For a great many years, the only material considered suitable for the best-quality clarinet reeds was a woody grass called Arundo Donax. This is what's referred to as a cane reed, and it's known for its rich tone. Most of this cane comes from France, but further sources, including Spain, Argentina and other countries, are becoming more and more popular. For many clarinetists, natural cane woodwind reeds are still the only way to go.
Unlike in the past, however, there is a second option that's been made possible by new modern materials and manufacturing methods: synthetic reeds. Although synthetic reeds have their detractors, they're improving with each new generation - and they do have one key advantage over cane reeds, which is that they're completely neutral to humidity. This means they will always sound consistent no matter the time of year or weather conditions, which makes them a common choice for musicians in marching bands who need to perform rain or shine.
Reed Strength - What's in a Number?
Playing technique aside, the principal factor determining your clarinet's tone is the strength of its reed. You can tell the strength by the number printed on the reed and its packaging, with higher numbers designating a reed as stiffer. Experience level matters here, because getting good performance out of a very stiff reed takes advanced breath support and embouchure. The tradeoff is that a stiffer reed will produce a darker tone.
Finding the right balance for your skill level, instrument and playing style is essential. A reed that's too stiff will lose articulation and isn't conducive to soft passages, while a reed that's too soft will sound excessively bright with a potentially flat upper register. The best way to find the perfect reed for you is to try some different sizes to see what works best.
For most reed manufacturers, strength numbers run from 1 through 5, but there are some brands that also include half-steps, and others that simply call them "soft," "medium," and "hard." If you're a beginner, start with reeds in the 2-3, or "medium," range. It's also worth noting that the exact scale varies by manufacturer, so if you change brands, make sure to test the reed to make sure the same number gives you the same performance. If it doesn't, try the next size up or down accordingly.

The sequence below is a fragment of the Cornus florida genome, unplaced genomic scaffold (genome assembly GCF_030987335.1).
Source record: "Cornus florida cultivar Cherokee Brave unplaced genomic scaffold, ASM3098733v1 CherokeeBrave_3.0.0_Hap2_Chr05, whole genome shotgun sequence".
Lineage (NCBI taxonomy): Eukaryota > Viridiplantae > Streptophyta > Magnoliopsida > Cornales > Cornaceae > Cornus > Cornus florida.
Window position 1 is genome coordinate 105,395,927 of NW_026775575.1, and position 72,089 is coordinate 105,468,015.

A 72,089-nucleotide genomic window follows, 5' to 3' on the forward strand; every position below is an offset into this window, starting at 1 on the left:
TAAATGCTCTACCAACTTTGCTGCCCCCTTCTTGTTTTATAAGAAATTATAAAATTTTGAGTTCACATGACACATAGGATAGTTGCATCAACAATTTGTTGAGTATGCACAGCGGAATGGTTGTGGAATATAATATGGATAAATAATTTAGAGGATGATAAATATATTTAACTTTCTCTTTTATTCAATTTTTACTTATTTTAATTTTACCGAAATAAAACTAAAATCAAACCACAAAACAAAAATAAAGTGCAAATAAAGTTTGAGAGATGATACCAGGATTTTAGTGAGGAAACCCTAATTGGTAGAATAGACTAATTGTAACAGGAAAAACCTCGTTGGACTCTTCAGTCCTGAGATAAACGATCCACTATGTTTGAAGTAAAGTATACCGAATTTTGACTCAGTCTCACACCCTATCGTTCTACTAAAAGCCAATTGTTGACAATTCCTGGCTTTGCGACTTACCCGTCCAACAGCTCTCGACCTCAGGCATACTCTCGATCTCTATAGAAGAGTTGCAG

Tips & Advice
Brand is not as important a factor as you may think. While it's true that exact specifications vary from one to another, it's also true that you can generally find equivalent reeds in any brand, even if the strength number or exact geometry varies slightly. Two of the brands that are especially popular with beginners are Rico and Vandoren.
Once you have a solid handle on the right reeds for your instrument and technique, it's worth your while to master care and maintenance practices so that you can keep them in good shape. Proper hydration, climate control and even physical care like gentle re-shaping can all help you get longer life and better performance out of your reeds.
It's a good idea to keep at least 3 spare reeds on hand, and there are special reed containers available that will help them stay moisturized. Test your reeds from time to time to make sure they're in good condition, and replace or re-moisturize them as necessary.